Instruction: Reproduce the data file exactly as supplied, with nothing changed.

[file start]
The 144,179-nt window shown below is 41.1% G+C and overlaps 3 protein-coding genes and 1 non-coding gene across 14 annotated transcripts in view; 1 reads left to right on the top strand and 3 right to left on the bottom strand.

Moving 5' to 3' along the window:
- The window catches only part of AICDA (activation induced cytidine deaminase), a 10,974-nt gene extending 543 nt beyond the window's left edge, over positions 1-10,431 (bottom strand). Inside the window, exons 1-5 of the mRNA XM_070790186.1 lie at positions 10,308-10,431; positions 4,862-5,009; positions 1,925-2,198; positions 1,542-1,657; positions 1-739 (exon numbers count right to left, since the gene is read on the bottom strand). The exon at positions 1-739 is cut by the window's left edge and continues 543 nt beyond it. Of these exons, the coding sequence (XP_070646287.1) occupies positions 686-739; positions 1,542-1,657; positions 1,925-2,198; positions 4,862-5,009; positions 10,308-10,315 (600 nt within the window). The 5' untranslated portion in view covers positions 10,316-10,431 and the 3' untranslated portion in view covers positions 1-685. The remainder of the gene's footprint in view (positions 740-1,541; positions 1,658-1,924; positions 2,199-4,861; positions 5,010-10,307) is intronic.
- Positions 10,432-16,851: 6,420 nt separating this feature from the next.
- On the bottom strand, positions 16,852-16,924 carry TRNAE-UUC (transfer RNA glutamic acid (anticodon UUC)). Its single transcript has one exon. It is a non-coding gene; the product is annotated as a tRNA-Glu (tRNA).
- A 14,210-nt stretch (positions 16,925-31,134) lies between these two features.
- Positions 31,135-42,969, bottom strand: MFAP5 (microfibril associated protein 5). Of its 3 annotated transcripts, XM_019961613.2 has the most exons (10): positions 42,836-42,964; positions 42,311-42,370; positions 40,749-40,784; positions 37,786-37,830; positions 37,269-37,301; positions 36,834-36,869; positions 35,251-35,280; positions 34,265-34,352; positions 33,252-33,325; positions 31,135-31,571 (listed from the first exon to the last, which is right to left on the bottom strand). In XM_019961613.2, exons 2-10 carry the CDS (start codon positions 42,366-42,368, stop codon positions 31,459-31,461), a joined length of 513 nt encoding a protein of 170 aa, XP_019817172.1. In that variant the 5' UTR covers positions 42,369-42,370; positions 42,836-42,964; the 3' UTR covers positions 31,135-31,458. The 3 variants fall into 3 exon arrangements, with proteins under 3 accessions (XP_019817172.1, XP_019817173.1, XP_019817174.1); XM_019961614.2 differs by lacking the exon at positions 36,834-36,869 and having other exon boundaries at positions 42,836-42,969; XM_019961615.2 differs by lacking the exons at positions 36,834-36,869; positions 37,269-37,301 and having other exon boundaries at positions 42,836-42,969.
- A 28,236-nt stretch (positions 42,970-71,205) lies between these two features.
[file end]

The 144,179-nt window shown below is 41.1% G+C and overlaps 3 protein-coding genes and 1 non-coding gene across 14 annotated transcripts in view; 1 reads left to right on the top strand and 3 right to left on the bottom strand.

Moving 5' to 3' along the window:
- The window catches only part of AICDA (activation induced cytidine deaminase), a 10,974-nt gene extending 543 nt beyond the window's left edge, over positions 1-10,431 (bottom strand). Inside the window, exons 1-5 of the mRNA XM_070790186.1 lie at positions 10,308-10,431; positions 4,862-5,009; positions 1,925-2,198; positions 1,542-1,657; positions 1-739 (exon numbers count right to left, since the gene is read on the bottom strand). The exon at positions 1-739 is cut by the window's left edge and continues 543 nt beyond it. Of these exons, the coding sequence (XP_070646287.1) occupies positions 686-739; positions 1,542-1,657; positions 1,925-2,198; positions 4,862-5,009; positions 10,308-10,315 (600 nt within the window). The 5' untranslated portion in view covers positions 10,316-10,431 and the 3' untranslated portion in view covers positions 1-685. The remainder of the gene's footprint in view (positions 740-1,541; positions 1,658-1,924; positions 2,199-4,861; positions 5,010-10,307) is intronic.
- Positions 10,432-16,851: 6,420 nt separating this feature from the next.
- On the bottom strand, positions 16,852-16,924 carry TRNAE-UUC (transfer RNA glutamic acid (anticodon UUC)). Its single transcript has one exon. It is a non-coding gene; the product is annotated as a tRNA-Glu (tRNA).
- A 14,210-nt stretch (positions 16,925-31,134) lies between these two features.
- Positions 31,135-42,969, bottom strand: MFAP5 (microfibril associated protein 5). Of its 3 annotated transcripts, XM_019961613.2 has the most exons (10): positions 42,836-42,964; positions 42,311-42,370; positions 40,749-40,784; positions 37,786-37,830; positions 37,269-37,301; positions 36,834-36,869; positions 35,251-35,280; positions 34,265-34,352; positions 33,252-33,325; positions 31,135-31,571 (listed from the first exon to the last, which is right to left on the bottom strand). In XM_019961613.2, exons 2-10 carry the CDS (start codon positions 42,366-42,368, stop codon positions 31,459-31,461), a joined length of 513 nt encoding a protein of 170 aa, XP_019817172.1. In that variant the 5' UTR covers positions 42,369-42,370; positions 42,836-42,964; the 3' UTR covers positions 31,135-31,458. The 3 variants fall into 3 exon arrangements, with proteins under 3 accessions (XP_019817172.1, XP_019817173.1, XP_019817174.1); XM_019961614.2 differs by lacking the exon at positions 36,834-36,869 and having other exon boundaries at positions 42,836-42,969; XM_019961615.2 differs by lacking the exons at positions 36,834-36,869; positions 37,269-37,301 and having other exon boundaries at positions 42,836-42,969.
- A 28,236-nt stretch (positions 42,970-71,205) lies between these two features.